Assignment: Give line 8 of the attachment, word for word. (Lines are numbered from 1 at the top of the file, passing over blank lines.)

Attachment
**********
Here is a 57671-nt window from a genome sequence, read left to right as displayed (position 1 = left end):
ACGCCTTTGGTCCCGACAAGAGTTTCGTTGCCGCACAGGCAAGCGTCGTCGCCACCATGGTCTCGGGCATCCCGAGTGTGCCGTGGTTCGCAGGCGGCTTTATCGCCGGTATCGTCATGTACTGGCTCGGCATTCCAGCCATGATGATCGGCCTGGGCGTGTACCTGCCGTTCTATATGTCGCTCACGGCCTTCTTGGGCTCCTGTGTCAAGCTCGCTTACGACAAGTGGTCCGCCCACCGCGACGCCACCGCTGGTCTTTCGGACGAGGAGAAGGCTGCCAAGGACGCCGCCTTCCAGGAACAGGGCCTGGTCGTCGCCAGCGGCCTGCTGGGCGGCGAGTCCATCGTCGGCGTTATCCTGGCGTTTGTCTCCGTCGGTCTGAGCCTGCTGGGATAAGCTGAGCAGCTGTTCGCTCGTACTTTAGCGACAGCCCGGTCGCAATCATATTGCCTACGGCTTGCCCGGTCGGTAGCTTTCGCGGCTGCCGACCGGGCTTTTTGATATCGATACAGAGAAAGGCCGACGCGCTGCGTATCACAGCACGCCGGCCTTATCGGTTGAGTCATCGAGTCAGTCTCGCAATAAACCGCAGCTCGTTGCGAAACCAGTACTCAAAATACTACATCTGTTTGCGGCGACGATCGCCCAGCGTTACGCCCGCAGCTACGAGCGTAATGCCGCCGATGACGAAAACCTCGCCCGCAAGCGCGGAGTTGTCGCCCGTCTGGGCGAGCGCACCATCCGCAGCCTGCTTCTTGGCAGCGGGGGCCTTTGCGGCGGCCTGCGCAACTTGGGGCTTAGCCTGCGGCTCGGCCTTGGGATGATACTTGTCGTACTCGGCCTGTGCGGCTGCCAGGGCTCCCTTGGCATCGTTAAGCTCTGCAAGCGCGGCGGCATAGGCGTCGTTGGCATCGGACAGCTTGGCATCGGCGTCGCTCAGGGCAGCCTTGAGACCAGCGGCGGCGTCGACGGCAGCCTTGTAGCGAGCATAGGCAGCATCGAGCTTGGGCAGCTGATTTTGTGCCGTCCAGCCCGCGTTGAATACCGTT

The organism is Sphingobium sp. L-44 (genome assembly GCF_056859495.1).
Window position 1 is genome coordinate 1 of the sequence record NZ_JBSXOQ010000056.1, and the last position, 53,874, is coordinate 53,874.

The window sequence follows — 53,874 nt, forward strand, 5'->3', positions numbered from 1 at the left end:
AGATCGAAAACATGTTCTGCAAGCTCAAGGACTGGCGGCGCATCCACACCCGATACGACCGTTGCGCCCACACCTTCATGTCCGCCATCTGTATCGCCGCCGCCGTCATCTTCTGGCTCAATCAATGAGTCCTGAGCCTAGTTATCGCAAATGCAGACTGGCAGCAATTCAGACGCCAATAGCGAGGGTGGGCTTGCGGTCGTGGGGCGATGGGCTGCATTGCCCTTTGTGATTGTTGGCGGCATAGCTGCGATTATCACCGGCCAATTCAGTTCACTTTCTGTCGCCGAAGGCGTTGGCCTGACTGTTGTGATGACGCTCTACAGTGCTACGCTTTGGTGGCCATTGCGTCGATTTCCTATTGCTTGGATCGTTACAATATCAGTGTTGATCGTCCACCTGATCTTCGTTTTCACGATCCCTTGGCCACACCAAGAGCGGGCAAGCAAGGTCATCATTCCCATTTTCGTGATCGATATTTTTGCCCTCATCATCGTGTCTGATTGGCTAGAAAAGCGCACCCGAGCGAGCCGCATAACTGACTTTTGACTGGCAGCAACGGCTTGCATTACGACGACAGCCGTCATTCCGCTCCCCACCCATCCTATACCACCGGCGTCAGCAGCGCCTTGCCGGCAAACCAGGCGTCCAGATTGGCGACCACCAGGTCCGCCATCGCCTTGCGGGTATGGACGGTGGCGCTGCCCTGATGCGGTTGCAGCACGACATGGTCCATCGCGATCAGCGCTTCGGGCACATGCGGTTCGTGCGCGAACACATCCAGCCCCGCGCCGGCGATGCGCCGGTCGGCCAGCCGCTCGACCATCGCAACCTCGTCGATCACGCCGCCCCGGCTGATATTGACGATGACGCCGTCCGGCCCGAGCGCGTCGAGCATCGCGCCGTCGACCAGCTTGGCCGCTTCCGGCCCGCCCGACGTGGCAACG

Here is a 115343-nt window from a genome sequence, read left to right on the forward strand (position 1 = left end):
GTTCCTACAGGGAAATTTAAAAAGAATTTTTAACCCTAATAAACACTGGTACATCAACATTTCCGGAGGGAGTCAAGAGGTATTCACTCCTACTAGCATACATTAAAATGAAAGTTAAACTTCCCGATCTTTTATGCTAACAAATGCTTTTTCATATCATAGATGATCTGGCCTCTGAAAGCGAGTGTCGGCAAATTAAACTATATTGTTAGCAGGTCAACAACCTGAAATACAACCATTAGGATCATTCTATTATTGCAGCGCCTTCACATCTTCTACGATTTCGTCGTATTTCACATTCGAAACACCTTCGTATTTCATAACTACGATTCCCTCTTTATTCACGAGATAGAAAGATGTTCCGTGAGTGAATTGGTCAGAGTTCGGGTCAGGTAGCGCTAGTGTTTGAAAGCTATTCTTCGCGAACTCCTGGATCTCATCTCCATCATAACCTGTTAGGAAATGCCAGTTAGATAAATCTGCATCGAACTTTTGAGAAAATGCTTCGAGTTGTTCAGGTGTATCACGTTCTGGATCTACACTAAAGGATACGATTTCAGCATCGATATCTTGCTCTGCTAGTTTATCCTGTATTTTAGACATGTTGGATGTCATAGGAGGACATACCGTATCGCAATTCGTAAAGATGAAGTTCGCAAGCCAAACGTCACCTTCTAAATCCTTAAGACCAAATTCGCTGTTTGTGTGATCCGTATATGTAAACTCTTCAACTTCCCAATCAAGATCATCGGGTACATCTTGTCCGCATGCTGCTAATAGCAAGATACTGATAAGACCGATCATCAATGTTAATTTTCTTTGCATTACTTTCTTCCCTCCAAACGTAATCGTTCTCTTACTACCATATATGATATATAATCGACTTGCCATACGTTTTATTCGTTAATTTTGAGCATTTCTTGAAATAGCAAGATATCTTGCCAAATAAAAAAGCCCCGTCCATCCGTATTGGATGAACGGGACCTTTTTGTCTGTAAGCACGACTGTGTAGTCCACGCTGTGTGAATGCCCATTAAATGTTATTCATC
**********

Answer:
GTTCCTACAGGGAAATTTAAAAAGAATTTTTAACCCTAATAAACACTGGTACATCAACATTTCCGGAGGGAGTCAAGAGGTATTCACTCCTACTAGCATACATTAAAATGAAAGTTAAACTTCCCGATCTTTTATGCTAACAAATGCTTTTTCATATCATAGATGATCTGGCCTCTGAAAGCGAGTGTCGGCAAATTAAACTATATTGTTAGCAGGTCAACAACCTGAAATACAACCATTAGGATCATTCTATTATTGCAGCGCCTTCACATCTTCTACGATTTCGTCGTATTTCACATTCGAAACACCTTCGTATTTCATAACTACGATTCCCTCTTTATTCACGAGATAGAAAGATGTTCCGTGAGTGAATTGGTCAGAGTTCGGGTCAGGTAGCGCTAGTGTTTGAAAGCTATTCTTCGCGAACTCCTGGATCTCATCTCCATCATAACCTGTTAGGAAATGCCAGTTAGATAAATCTGCATCGAACTTTTGAGAAAATGCTTCGAGTTGTTCAGGTGTATCACGTTCTGGATCTACACTAAAGGATACGATTTCAGCATCGATATCTTGCTCTGCTAGTTTATCCTGTATTTTAGACATGTTGGATGTCATAGGAGGACATACCGTATCGCAATTCGTAAAGATGAAGTTCGCAAGCCAAACGTCACCTTCTAAATCCTTAAGACCAAATTCGCTGTTTGTGTGATCCGTATATGTAAACTCTTCAACTTCCCAATCAAGATCATCGGGTACATCTTGTCCGCATGCTGCTAATAGCAAGATACTGATAAGACCGATCATCAATGTTAATTTTCTTTGCATTACTTTCTTCCCTCCAAACGTAATCGTTCTCTTACTACCATATATGATATATAATCGACTTGCCATACGTTTTATTCGTTAATTTTGAGCATTTCTTGAAATAGCAAGATATCTTGCCAAATAAAAAAGCCCCGTCCATCCGTATTGGATGAACGGGACCTTTTTGTCTGTAAGCACGACTGTGTAGTCCACGCTGTGTGAATGCCCATTAAATGTTATTCATC